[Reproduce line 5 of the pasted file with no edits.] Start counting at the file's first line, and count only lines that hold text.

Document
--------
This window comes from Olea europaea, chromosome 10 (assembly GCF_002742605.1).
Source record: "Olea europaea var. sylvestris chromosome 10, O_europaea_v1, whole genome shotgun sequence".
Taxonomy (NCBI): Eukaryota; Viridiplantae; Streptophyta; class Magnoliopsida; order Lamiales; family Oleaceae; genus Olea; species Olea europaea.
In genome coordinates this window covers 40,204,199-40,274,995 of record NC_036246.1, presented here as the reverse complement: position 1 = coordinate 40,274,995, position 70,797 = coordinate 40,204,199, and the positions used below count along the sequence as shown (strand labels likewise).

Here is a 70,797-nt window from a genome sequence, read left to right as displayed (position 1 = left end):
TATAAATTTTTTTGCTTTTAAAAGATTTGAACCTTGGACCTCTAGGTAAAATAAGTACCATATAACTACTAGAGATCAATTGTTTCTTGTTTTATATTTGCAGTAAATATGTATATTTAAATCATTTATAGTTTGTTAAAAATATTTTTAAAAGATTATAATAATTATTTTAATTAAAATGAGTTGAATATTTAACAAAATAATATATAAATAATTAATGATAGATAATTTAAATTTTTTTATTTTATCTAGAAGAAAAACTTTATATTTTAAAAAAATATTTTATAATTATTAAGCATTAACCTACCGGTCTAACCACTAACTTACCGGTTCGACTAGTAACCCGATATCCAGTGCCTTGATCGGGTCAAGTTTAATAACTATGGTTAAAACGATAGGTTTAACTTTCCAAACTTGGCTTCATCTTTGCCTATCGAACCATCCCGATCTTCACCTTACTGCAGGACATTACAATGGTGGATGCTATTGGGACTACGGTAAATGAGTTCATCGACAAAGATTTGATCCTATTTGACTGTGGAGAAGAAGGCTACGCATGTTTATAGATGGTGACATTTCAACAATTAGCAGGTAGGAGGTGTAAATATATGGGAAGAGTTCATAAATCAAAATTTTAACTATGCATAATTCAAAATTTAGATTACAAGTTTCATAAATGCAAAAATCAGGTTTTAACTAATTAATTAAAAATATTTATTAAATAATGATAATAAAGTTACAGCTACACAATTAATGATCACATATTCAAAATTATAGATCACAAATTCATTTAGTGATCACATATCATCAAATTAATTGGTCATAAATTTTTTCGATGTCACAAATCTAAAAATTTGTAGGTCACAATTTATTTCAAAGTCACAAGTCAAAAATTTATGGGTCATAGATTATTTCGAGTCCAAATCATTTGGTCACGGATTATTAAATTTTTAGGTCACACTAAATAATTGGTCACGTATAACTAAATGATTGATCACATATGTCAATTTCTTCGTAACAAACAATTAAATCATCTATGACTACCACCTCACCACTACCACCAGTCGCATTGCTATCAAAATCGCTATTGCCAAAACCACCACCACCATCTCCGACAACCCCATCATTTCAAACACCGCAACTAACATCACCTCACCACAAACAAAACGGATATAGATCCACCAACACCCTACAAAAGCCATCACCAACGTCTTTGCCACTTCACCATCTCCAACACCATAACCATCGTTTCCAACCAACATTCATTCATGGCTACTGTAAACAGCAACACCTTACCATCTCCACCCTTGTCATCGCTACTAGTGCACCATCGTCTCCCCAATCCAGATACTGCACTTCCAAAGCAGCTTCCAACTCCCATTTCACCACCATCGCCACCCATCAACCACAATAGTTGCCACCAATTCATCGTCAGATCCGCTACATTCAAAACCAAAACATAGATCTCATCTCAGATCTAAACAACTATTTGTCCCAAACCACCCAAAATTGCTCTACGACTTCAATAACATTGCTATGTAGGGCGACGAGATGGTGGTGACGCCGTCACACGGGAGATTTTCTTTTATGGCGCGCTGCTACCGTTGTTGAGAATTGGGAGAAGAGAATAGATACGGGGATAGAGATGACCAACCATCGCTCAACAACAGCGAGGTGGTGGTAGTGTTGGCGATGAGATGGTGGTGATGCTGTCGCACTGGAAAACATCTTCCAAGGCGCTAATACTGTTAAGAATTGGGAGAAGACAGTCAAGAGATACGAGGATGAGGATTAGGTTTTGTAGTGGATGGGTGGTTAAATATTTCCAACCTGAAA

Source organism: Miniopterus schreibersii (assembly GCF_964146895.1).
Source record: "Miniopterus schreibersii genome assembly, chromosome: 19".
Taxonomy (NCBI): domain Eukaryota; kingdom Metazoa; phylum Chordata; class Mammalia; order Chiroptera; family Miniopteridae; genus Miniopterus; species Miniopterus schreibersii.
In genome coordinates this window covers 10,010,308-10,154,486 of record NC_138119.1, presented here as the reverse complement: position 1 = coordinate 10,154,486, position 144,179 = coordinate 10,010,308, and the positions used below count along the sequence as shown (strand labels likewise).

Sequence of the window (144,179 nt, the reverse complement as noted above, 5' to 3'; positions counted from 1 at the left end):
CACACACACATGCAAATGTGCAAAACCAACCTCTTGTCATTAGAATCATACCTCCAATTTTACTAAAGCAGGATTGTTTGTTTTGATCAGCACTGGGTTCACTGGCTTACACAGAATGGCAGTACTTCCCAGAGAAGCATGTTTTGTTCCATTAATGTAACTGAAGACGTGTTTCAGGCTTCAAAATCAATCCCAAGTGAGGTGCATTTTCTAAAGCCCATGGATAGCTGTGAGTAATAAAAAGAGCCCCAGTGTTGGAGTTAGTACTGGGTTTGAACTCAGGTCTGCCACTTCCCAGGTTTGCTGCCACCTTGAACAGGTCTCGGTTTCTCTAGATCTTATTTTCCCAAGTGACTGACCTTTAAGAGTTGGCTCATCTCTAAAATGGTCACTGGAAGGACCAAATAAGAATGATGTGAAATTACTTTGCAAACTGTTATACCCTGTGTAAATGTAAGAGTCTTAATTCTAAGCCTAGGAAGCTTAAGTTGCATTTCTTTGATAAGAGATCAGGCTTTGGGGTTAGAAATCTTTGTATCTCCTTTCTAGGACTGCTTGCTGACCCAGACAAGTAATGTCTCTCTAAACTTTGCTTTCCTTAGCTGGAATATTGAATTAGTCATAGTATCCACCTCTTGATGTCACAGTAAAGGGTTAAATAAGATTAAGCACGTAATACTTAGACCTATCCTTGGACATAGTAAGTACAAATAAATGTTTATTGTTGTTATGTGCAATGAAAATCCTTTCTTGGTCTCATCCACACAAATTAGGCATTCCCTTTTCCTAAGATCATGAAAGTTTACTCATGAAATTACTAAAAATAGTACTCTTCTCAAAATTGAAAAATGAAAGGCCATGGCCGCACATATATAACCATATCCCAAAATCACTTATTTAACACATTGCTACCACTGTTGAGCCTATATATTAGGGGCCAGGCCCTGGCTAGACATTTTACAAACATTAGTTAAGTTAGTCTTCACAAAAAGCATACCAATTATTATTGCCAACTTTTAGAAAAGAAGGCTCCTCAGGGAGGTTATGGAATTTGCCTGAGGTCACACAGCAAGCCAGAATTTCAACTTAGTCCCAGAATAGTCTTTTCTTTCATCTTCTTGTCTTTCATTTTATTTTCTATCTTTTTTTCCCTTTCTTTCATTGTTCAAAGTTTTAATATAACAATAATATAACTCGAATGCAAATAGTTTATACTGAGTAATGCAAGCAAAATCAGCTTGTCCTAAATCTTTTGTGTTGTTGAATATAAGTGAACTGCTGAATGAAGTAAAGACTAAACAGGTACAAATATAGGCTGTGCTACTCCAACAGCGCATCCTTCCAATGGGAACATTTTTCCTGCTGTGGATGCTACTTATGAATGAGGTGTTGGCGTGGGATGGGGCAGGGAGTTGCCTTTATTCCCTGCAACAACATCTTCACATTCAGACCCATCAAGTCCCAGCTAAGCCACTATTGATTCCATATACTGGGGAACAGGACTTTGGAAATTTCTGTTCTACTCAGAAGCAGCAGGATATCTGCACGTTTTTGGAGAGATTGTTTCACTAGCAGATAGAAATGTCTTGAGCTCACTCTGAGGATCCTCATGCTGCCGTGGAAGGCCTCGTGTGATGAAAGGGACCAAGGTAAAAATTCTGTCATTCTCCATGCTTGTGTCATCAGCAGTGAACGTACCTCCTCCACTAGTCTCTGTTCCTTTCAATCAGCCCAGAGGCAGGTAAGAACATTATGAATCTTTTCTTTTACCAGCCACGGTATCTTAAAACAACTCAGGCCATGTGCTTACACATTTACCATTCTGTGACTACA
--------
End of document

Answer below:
Here is a 70,797-nt window from a genome sequence, read left to right as displayed (position 1 = left end):